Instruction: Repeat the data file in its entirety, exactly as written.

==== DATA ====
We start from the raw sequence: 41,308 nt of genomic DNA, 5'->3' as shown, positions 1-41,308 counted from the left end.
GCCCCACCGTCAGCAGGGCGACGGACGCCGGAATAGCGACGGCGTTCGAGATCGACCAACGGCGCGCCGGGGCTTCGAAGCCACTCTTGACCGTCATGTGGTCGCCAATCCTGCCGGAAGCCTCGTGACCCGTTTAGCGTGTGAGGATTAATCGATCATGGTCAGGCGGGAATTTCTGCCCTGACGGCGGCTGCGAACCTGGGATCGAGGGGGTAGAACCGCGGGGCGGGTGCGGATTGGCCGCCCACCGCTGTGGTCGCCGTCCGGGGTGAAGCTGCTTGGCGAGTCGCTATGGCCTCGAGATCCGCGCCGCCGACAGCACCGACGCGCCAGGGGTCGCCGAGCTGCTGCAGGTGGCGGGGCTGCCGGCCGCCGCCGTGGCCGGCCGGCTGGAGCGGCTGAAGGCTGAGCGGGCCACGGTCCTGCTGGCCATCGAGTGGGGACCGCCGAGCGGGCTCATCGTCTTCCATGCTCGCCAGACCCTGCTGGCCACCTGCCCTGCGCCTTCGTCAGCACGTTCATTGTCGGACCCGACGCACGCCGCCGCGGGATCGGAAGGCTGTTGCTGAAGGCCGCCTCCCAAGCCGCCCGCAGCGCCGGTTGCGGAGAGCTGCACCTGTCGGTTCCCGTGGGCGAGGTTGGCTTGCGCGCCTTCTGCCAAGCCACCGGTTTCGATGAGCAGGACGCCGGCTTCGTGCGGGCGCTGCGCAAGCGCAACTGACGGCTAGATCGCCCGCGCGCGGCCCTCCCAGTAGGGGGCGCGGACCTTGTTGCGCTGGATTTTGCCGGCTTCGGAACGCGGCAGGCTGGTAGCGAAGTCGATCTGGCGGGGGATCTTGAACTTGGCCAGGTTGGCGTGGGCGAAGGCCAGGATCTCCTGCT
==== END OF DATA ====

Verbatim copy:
We start from the raw sequence: 41,308 nt of genomic DNA, 5'->3' as shown, positions 1-41,308 counted from the left end.
GCCCCACCGTCAGCAGGGCGACGGACGCCGGAATAGCGACGGCGTTCGAGATCGACCAACGGCGCGCCGGGGCTTCGAAGCCACTCTTGACCGTCATGTGGTCGCCAATCCTGCCGGAAGCCTCGTGACCCGTTTAGCGTGTGAGGATTAATCGATCATGGTCAGGCGGGAATTTCTGCCCTGACGGCGGCTGCGAACCTGGGATCGAGGGGGTAGAACCGCGGGGCGGGTGCGGATTGGCCGCCCACCGCTGTGGTCGCCGTCCGGGGTGAAGCTGCTTGGCGAGTCGCTATGGCCTCGAGATCCGCGCCGCCGACAGCACCGACGCGCCAGGGGTCGCCGAGCTGCTGCAGGTGGCGGGGCTGCCGGCCGCCGCCGTGGCCGGCCGGCTGGAGCGGCTGAAGGCTGAGCGGGCCACGGTCCTGCTGGCCATCGAGTGGGGACCGCCGAGCGGGCTCATCGTCTTCCATGCTCGCCAGACCCTGCTGGCCACCTGCCCTGCGCCTTCGTCAGCACGTTCATTGTCGGACCCGACGCACGCCGCCGCGGGATCGGAAGGCTGTTGCTGAAGGCCGCCTCCCAAGCCGCCCGCAGCGCCGGTTGCGGAGAGCTGCACCTGTCGGTTCCCGTGGGCGAGGTTGGCTTGCGCGCCTTCTGCCAAGCCACCGGTTTCGATGAGCAGGACGCCGGCTTCGTGCGGGCGCTGCGCAAGCGCAACTGACGGCTAGATCGCCCGCGCGCGGCCCTCCCAGTAGGGGGCGCGGACCTTGTTGCGCTGGATTTTGCCGGCTTCGGAACGCGGCAGGCTGGTAGCGAAGTCGATCTGGCGGGGGATCTTGAACTTGGCCAGGTTGGCGTGGGCGAAGGCCAGGATCTCCTGCT